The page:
State investments

Support from Hartford has played a significant role in helping Stamford to attract and retain companies like Charter. The country’s second-largest cable provider and six other companies with headquarters or major offices in Stamford are participating in the state Department of Economic and Community Development’s marquee incentives program, First Five Plus. No other city in the state has more than two companies in the program.

If Charter fulfills its plan of creating 1,100 headquarters positions after March 2016, and then keeps all those jobs for at least two years, the company would receive full forgiveness on a $10 million DECD loan. The company is also receiving up to $10 million in tax credits from the state for the headquarters project.

“Incentives always help in trying to get companies to commit to investing or coming to the state in the first place,” said state Sen. L. Scott Frantz, R-Greenwich. “I am sure they helped make Charter’s decision that much easier.”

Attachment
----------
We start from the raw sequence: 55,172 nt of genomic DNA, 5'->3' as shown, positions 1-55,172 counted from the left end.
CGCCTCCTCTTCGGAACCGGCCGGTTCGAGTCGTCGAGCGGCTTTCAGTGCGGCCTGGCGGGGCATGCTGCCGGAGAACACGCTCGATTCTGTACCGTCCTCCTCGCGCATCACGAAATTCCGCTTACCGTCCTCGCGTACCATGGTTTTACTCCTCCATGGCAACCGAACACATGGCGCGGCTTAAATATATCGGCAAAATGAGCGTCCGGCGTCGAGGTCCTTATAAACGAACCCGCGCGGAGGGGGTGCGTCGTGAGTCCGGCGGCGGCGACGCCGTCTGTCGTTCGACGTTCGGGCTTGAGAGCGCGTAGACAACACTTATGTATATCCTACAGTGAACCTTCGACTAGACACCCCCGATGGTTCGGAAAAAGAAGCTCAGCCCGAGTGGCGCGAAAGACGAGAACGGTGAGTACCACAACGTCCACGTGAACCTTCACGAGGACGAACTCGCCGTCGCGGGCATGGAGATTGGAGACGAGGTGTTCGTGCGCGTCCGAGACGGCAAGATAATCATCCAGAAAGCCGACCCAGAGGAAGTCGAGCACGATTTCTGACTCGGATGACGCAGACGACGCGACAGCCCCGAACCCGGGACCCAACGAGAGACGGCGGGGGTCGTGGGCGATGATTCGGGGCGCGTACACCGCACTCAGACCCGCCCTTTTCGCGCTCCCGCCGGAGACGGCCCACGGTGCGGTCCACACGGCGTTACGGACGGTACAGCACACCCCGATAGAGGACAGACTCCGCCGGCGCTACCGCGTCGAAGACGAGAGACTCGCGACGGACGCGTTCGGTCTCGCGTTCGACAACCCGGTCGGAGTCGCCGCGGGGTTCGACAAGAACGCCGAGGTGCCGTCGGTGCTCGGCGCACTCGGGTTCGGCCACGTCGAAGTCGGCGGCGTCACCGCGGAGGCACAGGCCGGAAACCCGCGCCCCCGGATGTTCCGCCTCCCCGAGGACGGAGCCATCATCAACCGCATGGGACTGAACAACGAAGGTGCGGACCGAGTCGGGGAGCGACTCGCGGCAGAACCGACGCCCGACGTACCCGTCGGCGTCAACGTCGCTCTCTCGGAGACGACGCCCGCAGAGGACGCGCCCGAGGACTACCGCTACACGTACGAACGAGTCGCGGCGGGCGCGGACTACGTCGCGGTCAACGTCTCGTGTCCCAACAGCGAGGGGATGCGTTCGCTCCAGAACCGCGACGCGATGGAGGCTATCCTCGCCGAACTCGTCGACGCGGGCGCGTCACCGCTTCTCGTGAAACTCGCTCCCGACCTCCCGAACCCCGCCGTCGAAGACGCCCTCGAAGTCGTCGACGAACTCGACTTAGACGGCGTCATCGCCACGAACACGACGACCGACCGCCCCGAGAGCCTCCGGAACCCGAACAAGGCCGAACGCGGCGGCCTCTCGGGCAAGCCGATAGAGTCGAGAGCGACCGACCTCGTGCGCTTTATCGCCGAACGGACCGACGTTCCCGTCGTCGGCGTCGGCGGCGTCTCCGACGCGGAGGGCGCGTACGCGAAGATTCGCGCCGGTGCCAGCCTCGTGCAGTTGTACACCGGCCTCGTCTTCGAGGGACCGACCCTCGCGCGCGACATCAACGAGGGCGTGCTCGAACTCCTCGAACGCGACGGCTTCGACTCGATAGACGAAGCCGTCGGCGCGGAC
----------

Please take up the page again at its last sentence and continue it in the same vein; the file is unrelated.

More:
Charter’s aid and other recently announced corporate subsidies have tended to involve less state money than deals approved at the start of Gov. Dannel P. Malloy’s nearly seven-year tenure. Henkel would receive $20 million for the opening and growth of its Stamford hub. Indeed is not receiving First Five Plus funds, but it is in line to receive from the state a $7 million loan and up to $15 million in tax credits for its headquarters expansion.

“I think deals like Charter’s tell you the state incentives are important and supportive, but they’re just one piece of the puzzle,” said state Rep. William Tong, D-Stamford. “I think the much larger pieces are the quality of our workforce, quality of commercial real estate stock and quality of location.”